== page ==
Chabad.org via AP file
Maryasha Garelik, right, is pictured here with her mother Etta Esther Garelik, center, and her brother Moshe Nosson while still a teenager in Russia in the early 1900's. Garelick, a 106-year-old Jewish grandmother who survived the pogroms of czarist Russia, Soviet anti-Semitism and Nazi terror, and became a central figure in the Lubavich community, died on Wednesday.
updated 1/12/2007 10:10:05 AM ET 2007-01-12T15:10:05

“Bubbe” Maryasha Garelik, who lived through the entire 20th century, surviving the pogroms of czarist Russia, Soviet anti-Semitism and Nazi terror and then dispensing her wisdom to thousands of Lubavitch Jews, has died. She was 106.

She died Wednesday night in Brooklyn’s Crown Heights neighborhood and was buried Thursday at the Old Montefiore Cemetery near the grave of the ultra Orthodox sect’s revered “rebbe,” Rabbi Menachem Schneerson.

“She was small in size — less than 5 feet tall — but a giant in stature,” Rabbi Moshe Kotlarsky said.

For decades, the bubbe (grandmother in Yiddish) dispensed wisdom to thousands in her Brooklyn neighborhood who came seeking her guidance. Her advice came from decades of trial by fire.

According to a Lubavitch biography of Bubbe Maryasha, her father was killed in a pogrom, or organized massacre, in Czarist Russia when she was 5, and her grandparents, with whom she and her mother lived, were subsequently executed.

'Ethical and moral integrity'
Years later, under Soviet rule, Garelik, her husband and their small children were evicted from their apartment into the deep snow because he refused to do factory work on the Jewish Sabbath. As a Jewish underground operative, he was arrested in the 1930s during Stalin’s rule, then shot. (His wife didn’t know exactly what happened to him until 1998, when his fate was revealed in an unsealed Soviet secret police file).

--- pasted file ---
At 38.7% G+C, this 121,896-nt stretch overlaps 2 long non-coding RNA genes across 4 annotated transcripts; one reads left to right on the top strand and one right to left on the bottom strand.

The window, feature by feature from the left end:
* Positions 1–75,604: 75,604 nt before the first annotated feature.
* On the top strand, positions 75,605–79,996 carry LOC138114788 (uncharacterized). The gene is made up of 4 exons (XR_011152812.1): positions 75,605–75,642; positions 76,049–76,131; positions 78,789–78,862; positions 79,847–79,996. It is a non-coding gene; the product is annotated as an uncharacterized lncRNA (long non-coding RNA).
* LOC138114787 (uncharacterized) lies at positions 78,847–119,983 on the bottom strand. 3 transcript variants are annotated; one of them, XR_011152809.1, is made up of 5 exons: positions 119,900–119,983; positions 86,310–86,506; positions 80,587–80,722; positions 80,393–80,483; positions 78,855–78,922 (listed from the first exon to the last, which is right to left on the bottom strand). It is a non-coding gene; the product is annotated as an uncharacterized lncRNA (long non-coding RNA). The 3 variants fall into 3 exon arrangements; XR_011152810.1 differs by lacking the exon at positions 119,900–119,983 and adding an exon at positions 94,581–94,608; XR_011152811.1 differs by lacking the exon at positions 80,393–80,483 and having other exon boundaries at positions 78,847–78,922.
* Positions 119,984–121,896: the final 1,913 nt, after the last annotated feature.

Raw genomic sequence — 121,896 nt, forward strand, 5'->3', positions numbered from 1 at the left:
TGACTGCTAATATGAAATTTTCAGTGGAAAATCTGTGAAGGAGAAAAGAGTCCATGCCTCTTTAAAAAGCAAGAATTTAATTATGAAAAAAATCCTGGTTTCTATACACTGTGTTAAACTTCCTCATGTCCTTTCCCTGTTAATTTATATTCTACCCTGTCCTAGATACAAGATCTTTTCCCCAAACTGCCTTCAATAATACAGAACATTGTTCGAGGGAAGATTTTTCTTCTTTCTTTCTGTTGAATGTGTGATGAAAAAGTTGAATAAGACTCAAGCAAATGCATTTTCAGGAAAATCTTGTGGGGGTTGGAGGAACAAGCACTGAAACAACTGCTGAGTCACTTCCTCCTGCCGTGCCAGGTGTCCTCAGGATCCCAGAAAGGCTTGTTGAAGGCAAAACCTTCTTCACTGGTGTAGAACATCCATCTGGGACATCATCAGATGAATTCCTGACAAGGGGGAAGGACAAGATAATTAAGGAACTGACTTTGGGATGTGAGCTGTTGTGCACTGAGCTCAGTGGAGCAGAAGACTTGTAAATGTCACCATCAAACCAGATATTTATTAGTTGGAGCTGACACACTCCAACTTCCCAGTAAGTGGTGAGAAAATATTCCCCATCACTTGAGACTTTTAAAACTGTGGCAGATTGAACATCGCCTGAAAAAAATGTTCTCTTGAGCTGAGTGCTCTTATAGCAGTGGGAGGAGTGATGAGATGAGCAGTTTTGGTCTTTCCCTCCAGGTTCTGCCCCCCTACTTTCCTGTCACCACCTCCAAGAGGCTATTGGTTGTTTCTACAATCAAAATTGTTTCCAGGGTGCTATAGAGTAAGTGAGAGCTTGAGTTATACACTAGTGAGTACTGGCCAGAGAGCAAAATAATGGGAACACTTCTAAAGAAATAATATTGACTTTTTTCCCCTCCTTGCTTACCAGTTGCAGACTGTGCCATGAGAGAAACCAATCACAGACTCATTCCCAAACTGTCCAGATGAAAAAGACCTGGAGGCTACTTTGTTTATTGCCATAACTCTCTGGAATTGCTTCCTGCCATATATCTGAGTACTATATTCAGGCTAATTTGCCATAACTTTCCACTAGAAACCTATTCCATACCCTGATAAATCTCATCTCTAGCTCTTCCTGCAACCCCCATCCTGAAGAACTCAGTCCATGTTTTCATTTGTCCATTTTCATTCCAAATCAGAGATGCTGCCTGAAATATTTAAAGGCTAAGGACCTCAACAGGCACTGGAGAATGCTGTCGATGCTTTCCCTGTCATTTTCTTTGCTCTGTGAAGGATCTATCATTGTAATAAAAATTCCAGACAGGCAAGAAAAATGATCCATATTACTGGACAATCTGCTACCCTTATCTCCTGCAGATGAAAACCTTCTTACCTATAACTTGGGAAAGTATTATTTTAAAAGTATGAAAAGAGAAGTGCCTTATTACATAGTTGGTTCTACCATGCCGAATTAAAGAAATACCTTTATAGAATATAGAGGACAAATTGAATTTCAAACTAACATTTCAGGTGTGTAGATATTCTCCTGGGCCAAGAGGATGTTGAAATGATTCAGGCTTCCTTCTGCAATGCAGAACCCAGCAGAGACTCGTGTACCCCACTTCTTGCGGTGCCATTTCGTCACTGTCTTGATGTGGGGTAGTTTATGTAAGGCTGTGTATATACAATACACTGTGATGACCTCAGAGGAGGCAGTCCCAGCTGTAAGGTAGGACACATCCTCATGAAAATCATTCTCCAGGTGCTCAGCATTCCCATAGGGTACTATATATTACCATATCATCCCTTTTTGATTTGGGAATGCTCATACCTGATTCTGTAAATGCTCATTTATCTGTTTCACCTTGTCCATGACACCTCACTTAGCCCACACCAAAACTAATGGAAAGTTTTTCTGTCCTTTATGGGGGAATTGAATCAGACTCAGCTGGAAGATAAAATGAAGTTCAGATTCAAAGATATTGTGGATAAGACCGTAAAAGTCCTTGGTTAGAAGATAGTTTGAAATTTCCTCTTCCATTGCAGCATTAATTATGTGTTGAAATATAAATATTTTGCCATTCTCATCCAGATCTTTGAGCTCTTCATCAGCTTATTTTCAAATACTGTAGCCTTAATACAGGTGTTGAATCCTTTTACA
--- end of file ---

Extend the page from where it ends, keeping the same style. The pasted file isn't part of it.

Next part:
“She was a lone person who stood up to a regime that shot her husband in cold blood in a field,” Kotlarsky said. “She was left with six children, ages 1 to 14, and she persevered and raised them by herself, with ethical and moral integrity.”

When authorities warned her against lighting the Sabbath candles, Garelik fled with her children. The family moved six times in three years due to harassment from Soviet authorities; one home was a stable.

But she was resourceful, growing potatoes in back of a synagogue to feed her family — with enough left over to pay for the dilapidated synagogue to be fixed.

Seth Wenig  /  AP
Members of the Lubavitch Jewish community prepare to bury Maryasha Garelik in Brooklyn, New York, on Thursday. Garelik is survived by more than 550 direct descendents living on every continent except Antarctica.
When an acquaintance tried to persuade her to send her children to the Communist public school, she said emphatically: “Stalin will be torn down before my children are indoctrinated that way,” as quoted by her granddaughter Henya Laine, who is now herself a grandmother in Brooklyn.

By 1941, when the Germans advanced onto Soviet soil, Garelik and her brood escaped to Uzbekistan, where she made and sold socks to survive. In 1946, they ended up in a detention camp in Germany.

After the war, she moved to Paris, where she established a Lubavitch Jewish girls’ school that still exists. She immigrated to the United States in 1953, helping to start a Brooklyn organization whose members visited the sick, and a boys’ school for which she collected money into old age.

God gave her “two healthy feet,” she would say. “I can walk, I can take care of myself and help others.”

The Lubavitch Hasidic movement follows the teachings of Eastern European rabbis, emphasizing the study of Hebrew scriptures while spreading its faithful worldwide. Some of Garelik’s more than 500 descendants are Lubavitch emissaries in Australia, China, England, France, Panama, Poland and South Africa.

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